"Highly recommended. In 1896, Romanian-born Cambridge University professor Solomon Schechter came upon an extraordinary discovery: a vast storage room (geniza) containing sacred ancient religious texts, manuscripts, and letters within a rundown Cairo synagogue. Filmmaker Michelle Paymar’s documentary details how Schechter located this amazing treasure trove, which included many original documents handwritten by the influential physician and philosopher Moses Maimonides, as well as more commonplace correspondence and lists that detailed the ebb and flow of life in medieval Egypt during a period when Jewish, Muslim, and Christian communities existed in peaceful cooperation. While many of the documents were intact, countless others existed in fragmentary states and required endless hours to piece together and decipher (written in Arabic, Greek, and other languages using Hebrew letters). The film also chronicles ongoing efforts to digitize the documents found in Cairo and make them available to scholars studying the history of Egypt’s Jewish community. While the subject matter is scholarly, Paymar presents this material in a user-friendly manner that places old Cairo, Schechter's 19th -century academic world, and contemporary historical research into fascinating context." 

  • Video Librarian

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“Michelle Paymar’s brilliantly conceived and executed film will captivate the general public while being of special interest to academic Jewish studies, especially Jewish history and culture; to those interested in Jewish-Muslim relations in the Middle Ages; to material culture and literacy; to the history of medicine and magic; to medieval Islamic administration; and, finally, to the application of computer technology to confronting the challenge of reconstructing these torn manuscripts, dispersed today in some seventy collections around the world.”

  • Mark R. Cohen Khedouri A. Zilkha Professor of Jewish Civilization in the Near East, Emeritus Princeton University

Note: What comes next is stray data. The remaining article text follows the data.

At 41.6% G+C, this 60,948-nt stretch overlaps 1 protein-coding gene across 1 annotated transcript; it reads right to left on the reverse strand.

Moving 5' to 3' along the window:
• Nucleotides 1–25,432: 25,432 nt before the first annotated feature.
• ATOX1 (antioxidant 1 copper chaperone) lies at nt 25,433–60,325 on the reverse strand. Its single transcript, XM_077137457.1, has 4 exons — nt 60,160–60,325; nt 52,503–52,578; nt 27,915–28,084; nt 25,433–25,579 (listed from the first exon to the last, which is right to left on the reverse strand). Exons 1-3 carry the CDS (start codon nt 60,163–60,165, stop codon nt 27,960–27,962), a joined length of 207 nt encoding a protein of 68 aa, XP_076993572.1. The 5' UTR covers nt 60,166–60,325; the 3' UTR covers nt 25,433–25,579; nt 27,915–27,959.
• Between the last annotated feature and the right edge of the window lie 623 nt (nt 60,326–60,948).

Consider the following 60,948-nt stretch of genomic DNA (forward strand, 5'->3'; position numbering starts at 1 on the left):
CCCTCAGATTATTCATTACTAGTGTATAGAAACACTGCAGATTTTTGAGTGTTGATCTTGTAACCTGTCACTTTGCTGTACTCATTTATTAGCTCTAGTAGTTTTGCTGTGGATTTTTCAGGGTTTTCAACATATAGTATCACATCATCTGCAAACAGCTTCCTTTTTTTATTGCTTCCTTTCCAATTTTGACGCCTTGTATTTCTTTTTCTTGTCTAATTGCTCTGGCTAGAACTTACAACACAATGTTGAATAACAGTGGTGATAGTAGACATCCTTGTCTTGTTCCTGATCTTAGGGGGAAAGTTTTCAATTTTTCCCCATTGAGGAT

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“Tales of adventure and discovery by pioneering women and radical rabbis; Victorian photos and early movie scenes, together with modern animations and visual effects; rare, revealing and crumbling texts from the tenth to the twelfth centuries. This remarkable new film combines such spicy content with the views of learned historians, expert curators, innovative programmers and contemporary novelists from across the globe.

[From Cairo to the Cloud] brings viewers a lively, deeply informed introductions to one of the world's most astonishing collections of documents about the Middle East.”

  • Professor Stefan C. Reif Fellow of St John’s College, University of Cambridge

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“The first fully comprehensive film to examine the whole history of one of the world’s most remarkable, but least known, collections…Paymar has brought together all the leading scholars and figures in the field to examine the history of its discovery and expose the importance of its manuscripts.

Sumptuously shot, through site visits, interviews with scholars, librarians and authors, and through the words of the medieval texts themselves…Students of history are increasingly getting their facts through videos and podcasts, and Paymar has produced an ideal experience for them here: a documentary on perhaps the most important archive of the Middle Ages with high production values and unquestionable authority.”

  • Dr Benjamin Outhwaite, Head of Asian and African Collections & Genizah Research Unit Cambridge University Library 

Michelle Paymar’s fascinating documentary, From Cairo to the Cloud, tells the extraordinary story of the discovery and significance of the Cairo Genizah, the largest cache of ancient Jewish texts yet discovered, which spans a thousand years of history. It is a story of archaeological discovery and of social history, of religious belief and humanism, of outsiders and pioneers, and at its heart, people…

Paymar brings all this to life with some crisp editing and a well-paced narrative that takes us from Victorian Cambridge right into the 21st century, where the power of the internet brings together the fragments from the Cairo Genizah which were scattered across the globe. It is meticulously researched, with a cast of engaging experts who enlighten and entertain this extraordinary story. Anyone with a passing interest in history will find all this enthralling. As one expert in the film points out, “It is like looking back at that time through the memory of God”. If that is not enough to pique an interest, I don’t know what is.

  • Cambridge Film Festival Reviews, Nick Kitchin